Kate and David Ogg held onto their dying baby five years ago as a way of saying goodbye, only to find him come miraculously back to life. Now the media has returned to see how the family in Queensland, Australia, is doing—and apparently they're happily raising three young children, the Telegraph reports. In fact, 5-year-old Jamie's family kids him about how he came back from the dead and hasn't been alive as long as his twin sister, Emily. "Technically, you’re two minutes older, but Emily’s been alive longer," Kate used to tell him, according to an old Today article. The story dates back to a scary day in 2010, when Jamie and Emily were born 14 weeks premature, and doctors said newborn Jamie was dying. So the parents got in bed together and cuddled with the baby.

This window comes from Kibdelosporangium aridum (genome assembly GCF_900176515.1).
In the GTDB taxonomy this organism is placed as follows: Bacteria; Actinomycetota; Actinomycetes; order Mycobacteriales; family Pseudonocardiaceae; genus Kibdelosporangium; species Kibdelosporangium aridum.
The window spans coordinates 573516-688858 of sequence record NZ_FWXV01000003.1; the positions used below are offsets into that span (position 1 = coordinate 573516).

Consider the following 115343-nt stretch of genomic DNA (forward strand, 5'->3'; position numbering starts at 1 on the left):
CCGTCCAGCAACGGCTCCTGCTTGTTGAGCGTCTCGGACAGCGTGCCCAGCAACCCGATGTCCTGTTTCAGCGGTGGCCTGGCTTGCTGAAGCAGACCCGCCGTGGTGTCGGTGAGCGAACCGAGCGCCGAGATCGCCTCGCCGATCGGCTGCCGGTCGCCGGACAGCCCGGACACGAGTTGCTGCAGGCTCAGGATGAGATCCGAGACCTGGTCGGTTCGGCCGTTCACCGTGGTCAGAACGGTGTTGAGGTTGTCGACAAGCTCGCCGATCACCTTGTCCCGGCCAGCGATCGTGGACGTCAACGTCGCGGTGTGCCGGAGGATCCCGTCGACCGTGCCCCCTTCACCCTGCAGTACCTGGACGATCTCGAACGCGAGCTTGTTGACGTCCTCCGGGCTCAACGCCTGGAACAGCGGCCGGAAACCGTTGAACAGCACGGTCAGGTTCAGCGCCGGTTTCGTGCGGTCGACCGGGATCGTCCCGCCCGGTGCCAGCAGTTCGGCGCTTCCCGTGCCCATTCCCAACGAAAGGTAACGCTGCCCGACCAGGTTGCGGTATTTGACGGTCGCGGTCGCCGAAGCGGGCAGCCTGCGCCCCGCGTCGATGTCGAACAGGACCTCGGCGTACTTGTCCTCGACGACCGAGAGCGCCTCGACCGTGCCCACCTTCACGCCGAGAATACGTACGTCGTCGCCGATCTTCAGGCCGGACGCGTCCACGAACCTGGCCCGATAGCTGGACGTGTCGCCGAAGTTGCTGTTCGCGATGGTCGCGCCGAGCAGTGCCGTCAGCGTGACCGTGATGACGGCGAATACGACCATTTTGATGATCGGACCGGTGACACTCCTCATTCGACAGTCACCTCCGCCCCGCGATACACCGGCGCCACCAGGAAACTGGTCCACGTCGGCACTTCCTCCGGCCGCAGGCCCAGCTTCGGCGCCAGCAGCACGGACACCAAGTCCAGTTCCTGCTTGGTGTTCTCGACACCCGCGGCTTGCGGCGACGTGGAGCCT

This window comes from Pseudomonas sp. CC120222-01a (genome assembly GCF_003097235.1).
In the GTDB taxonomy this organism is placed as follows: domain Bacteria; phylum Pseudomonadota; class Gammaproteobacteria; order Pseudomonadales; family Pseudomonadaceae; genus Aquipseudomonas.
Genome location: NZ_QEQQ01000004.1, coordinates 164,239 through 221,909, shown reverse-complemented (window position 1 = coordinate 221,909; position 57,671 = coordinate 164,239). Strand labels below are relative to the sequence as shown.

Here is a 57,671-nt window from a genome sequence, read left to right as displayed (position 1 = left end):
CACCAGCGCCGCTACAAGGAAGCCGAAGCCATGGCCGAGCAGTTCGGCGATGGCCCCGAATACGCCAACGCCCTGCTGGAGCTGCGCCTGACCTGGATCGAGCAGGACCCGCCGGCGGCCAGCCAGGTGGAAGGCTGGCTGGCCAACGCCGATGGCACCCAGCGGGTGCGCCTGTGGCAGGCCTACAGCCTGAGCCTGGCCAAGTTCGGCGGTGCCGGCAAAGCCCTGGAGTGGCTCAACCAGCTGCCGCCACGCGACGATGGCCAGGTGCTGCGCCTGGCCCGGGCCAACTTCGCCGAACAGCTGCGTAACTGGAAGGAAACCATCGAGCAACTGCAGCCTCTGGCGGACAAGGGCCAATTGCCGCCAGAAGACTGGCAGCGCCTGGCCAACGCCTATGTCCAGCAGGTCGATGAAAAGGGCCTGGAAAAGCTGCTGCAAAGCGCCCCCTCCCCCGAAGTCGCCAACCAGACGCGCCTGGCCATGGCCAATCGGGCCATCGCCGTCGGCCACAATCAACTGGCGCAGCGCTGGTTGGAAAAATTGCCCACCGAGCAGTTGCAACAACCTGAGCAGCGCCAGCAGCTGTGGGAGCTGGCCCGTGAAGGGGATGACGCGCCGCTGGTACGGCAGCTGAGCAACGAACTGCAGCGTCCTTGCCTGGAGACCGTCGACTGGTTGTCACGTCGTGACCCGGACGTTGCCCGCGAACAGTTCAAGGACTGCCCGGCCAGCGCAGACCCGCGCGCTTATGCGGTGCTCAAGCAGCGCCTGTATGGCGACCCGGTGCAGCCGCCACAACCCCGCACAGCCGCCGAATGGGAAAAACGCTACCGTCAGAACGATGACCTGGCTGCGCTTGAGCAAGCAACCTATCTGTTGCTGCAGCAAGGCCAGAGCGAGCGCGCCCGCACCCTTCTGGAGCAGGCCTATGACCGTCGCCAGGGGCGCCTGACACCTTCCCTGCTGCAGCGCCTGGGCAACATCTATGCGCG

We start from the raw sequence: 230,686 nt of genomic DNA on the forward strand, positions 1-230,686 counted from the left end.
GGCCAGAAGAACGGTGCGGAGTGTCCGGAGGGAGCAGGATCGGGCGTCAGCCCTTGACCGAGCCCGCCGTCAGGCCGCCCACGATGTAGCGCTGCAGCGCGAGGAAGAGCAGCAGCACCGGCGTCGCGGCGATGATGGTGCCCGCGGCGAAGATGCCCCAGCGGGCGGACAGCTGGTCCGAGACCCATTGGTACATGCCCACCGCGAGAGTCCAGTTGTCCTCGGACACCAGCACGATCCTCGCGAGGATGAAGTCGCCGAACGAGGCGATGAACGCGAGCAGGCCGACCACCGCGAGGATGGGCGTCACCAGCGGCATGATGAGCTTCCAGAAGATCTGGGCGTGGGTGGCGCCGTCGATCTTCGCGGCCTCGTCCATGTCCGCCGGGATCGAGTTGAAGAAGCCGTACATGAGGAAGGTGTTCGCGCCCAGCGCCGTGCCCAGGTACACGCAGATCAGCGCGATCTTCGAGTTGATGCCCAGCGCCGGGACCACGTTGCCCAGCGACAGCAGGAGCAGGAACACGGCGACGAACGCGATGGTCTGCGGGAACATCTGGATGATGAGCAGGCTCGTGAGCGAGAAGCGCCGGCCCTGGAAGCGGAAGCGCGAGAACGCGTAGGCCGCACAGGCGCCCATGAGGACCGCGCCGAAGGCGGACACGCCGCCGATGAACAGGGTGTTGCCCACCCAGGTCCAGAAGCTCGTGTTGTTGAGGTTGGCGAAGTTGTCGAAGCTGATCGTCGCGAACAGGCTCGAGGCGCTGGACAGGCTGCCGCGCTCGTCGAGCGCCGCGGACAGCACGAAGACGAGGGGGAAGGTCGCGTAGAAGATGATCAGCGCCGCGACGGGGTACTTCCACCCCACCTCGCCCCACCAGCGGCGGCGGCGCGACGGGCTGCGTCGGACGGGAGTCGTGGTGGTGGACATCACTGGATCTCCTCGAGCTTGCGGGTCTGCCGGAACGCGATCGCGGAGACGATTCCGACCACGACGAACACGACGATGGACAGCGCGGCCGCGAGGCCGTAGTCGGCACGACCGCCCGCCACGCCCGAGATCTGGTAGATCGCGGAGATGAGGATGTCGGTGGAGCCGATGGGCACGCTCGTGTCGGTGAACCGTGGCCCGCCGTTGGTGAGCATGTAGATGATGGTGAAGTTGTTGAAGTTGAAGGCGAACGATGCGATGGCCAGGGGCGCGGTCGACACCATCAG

"I wanted to meet him, and to hold him, and for him to know us," Kate told Today after it happened. "We’d resigned ourselves to the fact that we were going to lose him, and we were just trying to make the most of those last, precious moments." Suddenly, Jamie's breathing improved and hospital staff jumped in to fully revive him. The story highlights the partly recognized science of "kangaroo care"—that newborns receive health benefits by being held closely to a parent's bare skin or chest. Several studies support kangaroo care, and it's become more common in US neonatal intensive care units, the Huffington Post reports. No doubt the Oggs would support that: "We feel so fortunate," says David. "We’re the luckiest people in the world." (A baby born dead last year revived 25 minutes later.)